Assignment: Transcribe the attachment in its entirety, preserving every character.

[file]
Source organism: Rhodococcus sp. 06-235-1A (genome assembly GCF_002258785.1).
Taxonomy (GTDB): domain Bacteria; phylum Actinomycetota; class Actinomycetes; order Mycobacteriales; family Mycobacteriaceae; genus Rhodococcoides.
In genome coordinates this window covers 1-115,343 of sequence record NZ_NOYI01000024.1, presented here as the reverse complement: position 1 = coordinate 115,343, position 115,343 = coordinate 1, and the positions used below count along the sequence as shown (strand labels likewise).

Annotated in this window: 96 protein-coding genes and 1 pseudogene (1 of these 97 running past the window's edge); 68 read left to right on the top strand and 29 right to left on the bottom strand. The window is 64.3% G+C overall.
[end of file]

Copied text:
Source organism: Rhodococcus sp. 06-235-1A (genome assembly GCF_002258785.1).
Taxonomy (GTDB): domain Bacteria; phylum Actinomycetota; class Actinomycetes; order Mycobacteriales; family Mycobacteriaceae; genus Rhodococcoides.
In genome coordinates this window covers 1-115,343 of sequence record NZ_NOYI01000024.1, presented here as the reverse complement: position 1 = coordinate 115,343, position 115,343 = coordinate 1, and the positions used below count along the sequence as shown (strand labels likewise).

Annotated in this window: 96 protein-coding genes and 1 pseudogene (1 of these 97 running past the window's edge); 68 read left to right on the top strand and 29 right to left on the bottom strand. The window is 64.3% G+C overall.